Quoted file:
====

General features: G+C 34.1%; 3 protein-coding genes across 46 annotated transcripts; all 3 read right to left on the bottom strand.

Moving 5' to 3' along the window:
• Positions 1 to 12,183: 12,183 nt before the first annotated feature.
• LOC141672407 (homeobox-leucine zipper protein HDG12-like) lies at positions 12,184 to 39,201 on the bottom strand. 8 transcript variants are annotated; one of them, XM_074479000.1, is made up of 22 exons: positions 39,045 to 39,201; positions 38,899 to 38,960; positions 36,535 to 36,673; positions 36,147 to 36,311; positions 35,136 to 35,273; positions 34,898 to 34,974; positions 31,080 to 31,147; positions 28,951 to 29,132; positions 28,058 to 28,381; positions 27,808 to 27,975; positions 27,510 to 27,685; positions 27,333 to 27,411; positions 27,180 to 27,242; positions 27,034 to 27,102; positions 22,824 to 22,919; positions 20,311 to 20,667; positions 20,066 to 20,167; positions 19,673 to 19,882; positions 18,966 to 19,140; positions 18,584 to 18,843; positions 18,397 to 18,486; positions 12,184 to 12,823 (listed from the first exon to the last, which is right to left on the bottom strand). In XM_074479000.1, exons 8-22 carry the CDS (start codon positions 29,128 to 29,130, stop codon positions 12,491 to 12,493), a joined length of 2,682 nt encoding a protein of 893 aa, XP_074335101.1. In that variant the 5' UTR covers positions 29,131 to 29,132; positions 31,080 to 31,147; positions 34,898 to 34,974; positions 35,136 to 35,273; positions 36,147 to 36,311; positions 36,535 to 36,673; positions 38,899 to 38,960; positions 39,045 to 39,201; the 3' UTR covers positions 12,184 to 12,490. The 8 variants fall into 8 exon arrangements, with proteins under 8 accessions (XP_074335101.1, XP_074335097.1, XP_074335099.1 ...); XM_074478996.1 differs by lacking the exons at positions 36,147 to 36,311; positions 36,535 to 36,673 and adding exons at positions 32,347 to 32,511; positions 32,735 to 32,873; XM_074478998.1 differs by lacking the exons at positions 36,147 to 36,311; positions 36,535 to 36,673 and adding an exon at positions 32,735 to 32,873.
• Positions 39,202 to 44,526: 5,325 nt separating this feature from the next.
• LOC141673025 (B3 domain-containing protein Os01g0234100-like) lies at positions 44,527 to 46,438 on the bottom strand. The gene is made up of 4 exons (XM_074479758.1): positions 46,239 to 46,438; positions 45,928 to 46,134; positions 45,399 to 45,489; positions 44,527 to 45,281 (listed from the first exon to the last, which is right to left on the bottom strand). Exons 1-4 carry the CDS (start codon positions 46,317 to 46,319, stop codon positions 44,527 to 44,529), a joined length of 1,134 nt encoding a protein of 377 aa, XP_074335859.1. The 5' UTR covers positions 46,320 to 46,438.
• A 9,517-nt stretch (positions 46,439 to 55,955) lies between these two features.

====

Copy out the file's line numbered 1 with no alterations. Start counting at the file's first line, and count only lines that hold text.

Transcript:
General features: G+C 34.1%; 3 protein-coding genes across 46 annotated transcripts; all 3 read right to left on the bottom strand.